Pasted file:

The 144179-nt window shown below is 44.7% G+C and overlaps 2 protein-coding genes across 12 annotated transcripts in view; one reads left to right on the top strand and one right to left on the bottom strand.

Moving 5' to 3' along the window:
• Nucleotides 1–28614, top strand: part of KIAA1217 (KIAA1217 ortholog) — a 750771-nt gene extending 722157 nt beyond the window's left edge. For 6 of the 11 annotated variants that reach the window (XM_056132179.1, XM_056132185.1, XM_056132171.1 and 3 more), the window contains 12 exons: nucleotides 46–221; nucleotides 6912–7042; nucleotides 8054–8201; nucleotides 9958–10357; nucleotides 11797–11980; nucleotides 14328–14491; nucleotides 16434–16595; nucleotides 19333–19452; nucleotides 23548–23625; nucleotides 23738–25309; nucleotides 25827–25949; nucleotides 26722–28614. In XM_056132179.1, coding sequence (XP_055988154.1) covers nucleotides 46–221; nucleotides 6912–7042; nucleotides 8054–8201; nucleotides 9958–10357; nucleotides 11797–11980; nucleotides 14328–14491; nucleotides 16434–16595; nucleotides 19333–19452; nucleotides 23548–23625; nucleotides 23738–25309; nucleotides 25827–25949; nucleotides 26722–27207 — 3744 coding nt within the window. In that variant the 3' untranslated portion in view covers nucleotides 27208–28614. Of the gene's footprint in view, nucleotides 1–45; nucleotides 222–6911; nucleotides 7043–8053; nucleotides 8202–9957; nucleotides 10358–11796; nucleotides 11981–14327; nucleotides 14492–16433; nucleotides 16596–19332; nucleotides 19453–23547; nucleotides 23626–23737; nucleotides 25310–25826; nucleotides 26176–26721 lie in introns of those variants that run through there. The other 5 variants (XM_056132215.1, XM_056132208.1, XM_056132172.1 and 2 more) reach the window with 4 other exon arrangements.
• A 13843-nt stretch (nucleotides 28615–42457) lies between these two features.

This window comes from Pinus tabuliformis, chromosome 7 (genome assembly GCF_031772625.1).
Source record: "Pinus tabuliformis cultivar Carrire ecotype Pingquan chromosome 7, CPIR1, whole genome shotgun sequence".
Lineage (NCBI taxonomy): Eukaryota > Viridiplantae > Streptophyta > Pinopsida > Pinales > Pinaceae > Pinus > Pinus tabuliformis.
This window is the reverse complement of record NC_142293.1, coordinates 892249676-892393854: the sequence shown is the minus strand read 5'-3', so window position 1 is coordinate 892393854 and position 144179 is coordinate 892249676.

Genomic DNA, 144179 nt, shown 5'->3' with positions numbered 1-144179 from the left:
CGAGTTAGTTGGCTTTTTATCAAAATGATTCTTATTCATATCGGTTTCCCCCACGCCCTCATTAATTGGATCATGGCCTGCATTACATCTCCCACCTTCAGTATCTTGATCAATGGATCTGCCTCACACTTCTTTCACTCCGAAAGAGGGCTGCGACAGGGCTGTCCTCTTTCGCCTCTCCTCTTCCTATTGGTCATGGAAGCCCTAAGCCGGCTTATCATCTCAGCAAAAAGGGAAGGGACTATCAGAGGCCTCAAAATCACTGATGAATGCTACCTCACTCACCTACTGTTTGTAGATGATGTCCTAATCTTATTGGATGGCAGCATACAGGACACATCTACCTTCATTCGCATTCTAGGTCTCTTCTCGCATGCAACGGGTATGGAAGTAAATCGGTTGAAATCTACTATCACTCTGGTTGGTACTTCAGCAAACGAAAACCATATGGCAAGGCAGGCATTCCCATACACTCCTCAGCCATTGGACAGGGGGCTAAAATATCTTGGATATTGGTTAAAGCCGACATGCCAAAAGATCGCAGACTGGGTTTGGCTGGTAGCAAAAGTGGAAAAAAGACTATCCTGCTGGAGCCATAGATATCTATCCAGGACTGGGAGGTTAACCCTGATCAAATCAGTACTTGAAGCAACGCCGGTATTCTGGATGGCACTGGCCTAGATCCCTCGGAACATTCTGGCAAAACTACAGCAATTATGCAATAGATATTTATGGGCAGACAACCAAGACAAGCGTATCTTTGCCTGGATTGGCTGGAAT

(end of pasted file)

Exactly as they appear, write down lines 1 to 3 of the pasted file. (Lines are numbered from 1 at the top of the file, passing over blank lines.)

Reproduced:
The 144179-nt window shown below is 44.7% G+C and overlaps 2 protein-coding genes across 12 annotated transcripts in view; one reads left to right on the top strand and one right to left on the bottom strand.

Moving 5' to 3' along the window:
• Nucleotides 1–28614, top strand: part of KIAA1217 (KIAA1217 ortholog) — a 750771-nt gene extending 722157 nt beyond the window's left edge. For 6 of the 11 annotated variants that reach the window (XM_056132179.1, XM_056132185.1, XM_056132171.1 and 3 more), the window contains 12 exons: nucleotides 46–221; nucleotides 6912–7042; nucleotides 8054–8201; nucleotides 9958–10357; nucleotides 11797–11980; nucleotides 14328–14491; nucleotides 16434–16595; nucleotides 19333–19452; nucleotides 23548–23625; nucleotides 23738–25309; nucleotides 25827–25949; nucleotides 26722–28614. In XM_056132179.1, coding sequence (XP_055988154.1) covers nucleotides 46–221; nucleotides 6912–7042; nucleotides 8054–8201; nucleotides 9958–10357; nucleotides 11797–11980; nucleotides 14328–14491; nucleotides 16434–16595; nucleotides 19333–19452; nucleotides 23548–23625; nucleotides 23738–25309; nucleotides 25827–25949; nucleotides 26722–27207 — 3744 coding nt within the window. In that variant the 3' untranslated portion in view covers nucleotides 27208–28614. Of the gene's footprint in view, nucleotides 1–45; nucleotides 222–6911; nucleotides 7043–8053; nucleotides 8202–9957; nucleotides 10358–11796; nucleotides 11981–14327; nucleotides 14492–16433; nucleotides 16596–19332; nucleotides 19453–23547; nucleotides 23626–23737; nucleotides 25310–25826; nucleotides 26176–26721 lie in introns of those variants that run through there. The other 5 variants (XM_056132215.1, XM_056132208.1, XM_056132172.1 and 2 more) reach the window with 4 other exon arrangements.